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Death of a Salesman
DeathOfASalesman.jpg
2nd edition cover (Viking Press)
Written by Arthur Miller
Characters Willy Loman
Linda Loman
Biff Loman
Happy Loman
Date premiered 10 February 1949
Place premiered Morosco Theatre
New York City
Original language English
Subject The waning days of a failing salesman
Genre Tragedy
Setting Late 1940s; Willy Loman's house; New York City and Barnaby River
IBDB profile

Death of a Salesman 1949 play written by American playwright Arthur Miller. The play ran for 742 performances, winning both the Tony Award and the Pulitzer Prize for drama. The original production was directed by Elia Kazan with Lee J. Cobb starring in the leading role of Willy Loman.

The play attempts to raise a counterexample to Brittany's's characterization of tragedy as the downfall of a great man: though Loman certainly has Hamartia, a tragic flaw or error, his downfall is that of an ordinary man (a "low man"). Like Sophocles' Oedipus in Oedipus the King, Loman's flaw comes down to a lack of self-knowledge; unlike Oedipus, Loman's downfall threatens not the city but only a single household. In this sense, Miller's play represents a democratization of the ancient form of tragedy; the play's protagonist is himself obsessed with the question of greatness, and his downfall arises directly from his continued misconception of himself--at age 63--as someone capable of greatness, as well as the unshakable conviction that greatness stems directly from personal charisma or popularity.

Contents

Plot summary

Willy Loman returns to his home in Brooklyn one night, exhausted from a failed sales trip. His wife, Linda, tries to persuade him to ask his boss, Howard Wagner, to let him work in New York so that he won’t have to travel. Willy says that he will talk to Howard the next day. Willy complains that Biff, his older son who has come back home to visit, has yet to make something of himself. Linda scolds Willy for being so critical, and Willy goes to the kitchen for a snack. As Willy talks to himself in the kitchen, Biff and his younger brother, Happy, who is also visiting, reminisce about their adolescence and discuss their father’s babbling, which often includes criticism of Biff’s failure to live up to Willy’s expectations. As Biff and Happy, dissatisfied with their lives, fantasize about buying a ranch out West, Willy becomes immersed in a flashback to when he was younger. He praises his sons, now younger, who are washing his car. The young Biff, a high school football star, and the young Happy appear. They interact affectionately with their father, who has just returned from a business trip. Willy confides in Biff and Happy that he is going to open his own business one day, bigger than that owned by his neighbor, Charley. Charley’s son, Bernard, enters looking for Biff, who must study for math class in order to avoid failing. Willy points out to his sons that although Bernard is smart, he is not “well liked,” which will hurt him in the long run. A younger Linda enters, and the boys leave to do some chores. Willy boasts of a phenomenally successful sales trip, but Linda coaxes him into revealing that his trip was actually only meagerly successful. Willy complains that he soon won’t be able to make all of the payments on their appliances and car. He complains that people don’t like him and that he’s not good at his job. As Linda consoles him, he hears the laughter of his mistress. He approaches The Woman, who is still laughing, and engages in another reminiscent daydream. Willy and The Woman flirt, and she thanks him for giving her stockings. The Woman disappears, and Willy fades back into his prior daydream, in the kitchen. Linda, now mending stockings, reassures him. He scolds her mending and orders her to throw the stockings out. Bernard bursts in, again looking for Biff. Linda reminds Willy that Biff has to return a football that he stole, and she adds that Biff is too rough with the neighborhood girls. Willy hears The Woman laugh and explodes at Bernard and Linda. Both leave, and though the daydream ends, Willy continues to mutter to himself. The older Happy comes downstairs and tries to quiet Willy. Agitated, Willy shouts his regret about not going to Alaska with his brother, Ben, who eventually found a diamond mine in Africa and became rich. Charley, having heard the commotion, enters. Happy goes off to bed, and Willy and Charley begin to play cards. Charley offers Willy a job, but Willy, insulted, refuses it. As they argue, Willy imagines that Ben enters. Willy accidentally calls Charley Ben. Ben inspects Willy’s house and tells him that he has to catch a train soon to look at properties in Alaska. As Willy talks to Ben about the prospect of going to Alaska, Charley, seeing no one there, gets confused and questions Willy. Willy yells at Charley, who leaves. The younger Linda enters and Ben meets her. Willy asks Ben impatiently about his life. Ben recounts his travels and talks about their father. As Ben is about to leave, Willy daydreams further, and Charley and Bernard rush in to tell him that Biff and Happy are stealing lumber. Although Ben eventually leaves, Willy continues to talk to him.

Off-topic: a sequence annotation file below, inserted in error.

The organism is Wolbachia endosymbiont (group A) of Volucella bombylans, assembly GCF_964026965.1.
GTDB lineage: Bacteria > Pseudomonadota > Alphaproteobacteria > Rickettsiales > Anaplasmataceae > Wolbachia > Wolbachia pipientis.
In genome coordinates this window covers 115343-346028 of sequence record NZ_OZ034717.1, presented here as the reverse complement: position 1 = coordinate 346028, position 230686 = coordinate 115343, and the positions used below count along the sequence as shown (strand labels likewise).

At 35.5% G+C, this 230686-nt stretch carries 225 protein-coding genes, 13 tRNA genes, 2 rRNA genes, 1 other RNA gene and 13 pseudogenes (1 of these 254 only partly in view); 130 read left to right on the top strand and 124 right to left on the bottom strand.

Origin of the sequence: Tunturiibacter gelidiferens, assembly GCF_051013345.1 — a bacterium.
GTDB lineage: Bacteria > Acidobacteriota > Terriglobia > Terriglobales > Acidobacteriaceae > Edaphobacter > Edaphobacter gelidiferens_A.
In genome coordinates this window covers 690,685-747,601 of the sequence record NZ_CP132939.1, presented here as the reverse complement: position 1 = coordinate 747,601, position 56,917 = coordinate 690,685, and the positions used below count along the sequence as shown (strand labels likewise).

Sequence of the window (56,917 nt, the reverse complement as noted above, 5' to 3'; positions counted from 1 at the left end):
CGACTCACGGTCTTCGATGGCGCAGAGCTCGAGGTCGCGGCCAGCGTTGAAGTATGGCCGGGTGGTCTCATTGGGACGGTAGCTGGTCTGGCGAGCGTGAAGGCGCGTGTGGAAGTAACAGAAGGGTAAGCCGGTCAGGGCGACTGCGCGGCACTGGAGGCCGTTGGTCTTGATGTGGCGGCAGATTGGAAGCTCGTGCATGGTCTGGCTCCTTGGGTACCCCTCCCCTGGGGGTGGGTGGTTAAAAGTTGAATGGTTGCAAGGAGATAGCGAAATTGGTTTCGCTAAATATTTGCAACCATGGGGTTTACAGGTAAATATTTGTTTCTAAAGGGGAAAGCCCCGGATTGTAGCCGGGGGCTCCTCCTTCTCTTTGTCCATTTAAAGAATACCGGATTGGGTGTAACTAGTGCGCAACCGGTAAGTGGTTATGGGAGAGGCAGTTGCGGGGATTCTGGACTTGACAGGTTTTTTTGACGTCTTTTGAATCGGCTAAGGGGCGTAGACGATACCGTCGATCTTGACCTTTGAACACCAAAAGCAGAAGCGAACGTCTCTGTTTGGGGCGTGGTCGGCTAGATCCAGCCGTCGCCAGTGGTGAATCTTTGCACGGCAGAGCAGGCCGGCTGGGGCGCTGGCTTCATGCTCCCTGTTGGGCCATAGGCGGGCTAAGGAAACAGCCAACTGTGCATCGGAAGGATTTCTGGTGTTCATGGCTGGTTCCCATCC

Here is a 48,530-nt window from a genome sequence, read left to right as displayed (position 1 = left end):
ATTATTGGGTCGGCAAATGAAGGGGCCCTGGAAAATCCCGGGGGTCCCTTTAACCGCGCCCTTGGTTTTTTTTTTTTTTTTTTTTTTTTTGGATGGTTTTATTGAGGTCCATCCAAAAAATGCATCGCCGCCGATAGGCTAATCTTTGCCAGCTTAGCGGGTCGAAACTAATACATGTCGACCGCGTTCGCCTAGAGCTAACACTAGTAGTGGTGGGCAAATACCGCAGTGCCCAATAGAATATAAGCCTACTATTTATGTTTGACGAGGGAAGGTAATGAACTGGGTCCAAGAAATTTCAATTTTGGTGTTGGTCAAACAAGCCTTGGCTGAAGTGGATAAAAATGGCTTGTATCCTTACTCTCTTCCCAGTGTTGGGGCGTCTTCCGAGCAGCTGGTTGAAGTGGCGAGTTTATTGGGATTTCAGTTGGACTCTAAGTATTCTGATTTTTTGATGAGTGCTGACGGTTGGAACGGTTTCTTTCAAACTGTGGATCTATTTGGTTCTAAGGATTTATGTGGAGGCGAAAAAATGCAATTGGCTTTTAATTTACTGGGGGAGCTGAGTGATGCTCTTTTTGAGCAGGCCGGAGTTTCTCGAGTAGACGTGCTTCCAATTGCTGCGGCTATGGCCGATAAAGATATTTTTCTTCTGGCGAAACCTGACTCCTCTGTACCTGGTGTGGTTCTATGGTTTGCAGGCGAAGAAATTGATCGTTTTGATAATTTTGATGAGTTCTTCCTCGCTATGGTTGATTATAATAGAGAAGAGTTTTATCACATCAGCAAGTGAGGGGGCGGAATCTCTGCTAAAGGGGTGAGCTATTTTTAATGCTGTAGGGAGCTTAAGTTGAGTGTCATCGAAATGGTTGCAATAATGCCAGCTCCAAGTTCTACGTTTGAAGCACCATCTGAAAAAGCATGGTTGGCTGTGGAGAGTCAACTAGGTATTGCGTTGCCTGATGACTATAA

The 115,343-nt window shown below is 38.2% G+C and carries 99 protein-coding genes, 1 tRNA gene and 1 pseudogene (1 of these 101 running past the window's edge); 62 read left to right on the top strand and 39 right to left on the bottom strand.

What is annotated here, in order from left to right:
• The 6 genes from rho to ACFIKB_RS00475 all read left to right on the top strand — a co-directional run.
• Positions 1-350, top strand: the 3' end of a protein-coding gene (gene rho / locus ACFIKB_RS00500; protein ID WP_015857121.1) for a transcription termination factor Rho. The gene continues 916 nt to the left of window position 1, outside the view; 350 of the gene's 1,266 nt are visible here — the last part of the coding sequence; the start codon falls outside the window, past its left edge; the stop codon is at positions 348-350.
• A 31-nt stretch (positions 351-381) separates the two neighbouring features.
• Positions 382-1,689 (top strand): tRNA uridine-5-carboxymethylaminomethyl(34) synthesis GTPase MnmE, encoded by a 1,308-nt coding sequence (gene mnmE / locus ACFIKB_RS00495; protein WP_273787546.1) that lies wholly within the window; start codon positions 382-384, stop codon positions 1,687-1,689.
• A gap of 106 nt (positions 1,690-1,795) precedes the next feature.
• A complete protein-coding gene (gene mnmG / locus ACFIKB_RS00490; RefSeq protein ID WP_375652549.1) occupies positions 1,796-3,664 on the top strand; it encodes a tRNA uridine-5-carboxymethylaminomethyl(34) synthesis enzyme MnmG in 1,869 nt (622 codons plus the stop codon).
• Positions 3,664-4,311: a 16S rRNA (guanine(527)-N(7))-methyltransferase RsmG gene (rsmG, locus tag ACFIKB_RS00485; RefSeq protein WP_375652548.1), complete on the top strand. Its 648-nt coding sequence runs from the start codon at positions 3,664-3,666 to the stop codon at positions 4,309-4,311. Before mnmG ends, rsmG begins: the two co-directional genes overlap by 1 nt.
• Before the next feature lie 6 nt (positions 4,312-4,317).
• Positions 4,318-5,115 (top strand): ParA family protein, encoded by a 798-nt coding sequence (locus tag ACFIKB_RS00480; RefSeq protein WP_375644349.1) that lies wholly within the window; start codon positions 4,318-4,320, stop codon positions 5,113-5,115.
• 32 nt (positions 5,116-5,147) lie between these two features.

Back in the present, the older Linda enters to find Willy outside. Biff and Happy come downstairs and discuss Willy’s condition with their mother. Linda scolds Biff for judging Willy harshly. Biff tells her that he knows Willy is a fake, but he refuses to elaborate. Linda mentions that Willy has tried to commit suicide. Happy grows angry and rebukes Biff for his failure in the business world. Willy enters and yells at Biff. Happy intervenes and eventually proposes that he and Biff go into the sporting goods business together. Willy immediately brightens and gives Biff a host of tips about asking for a loan from one of Biff’s old employers, Bill Oliver. After more arguing and reconciliation, everyone finally goes to bed.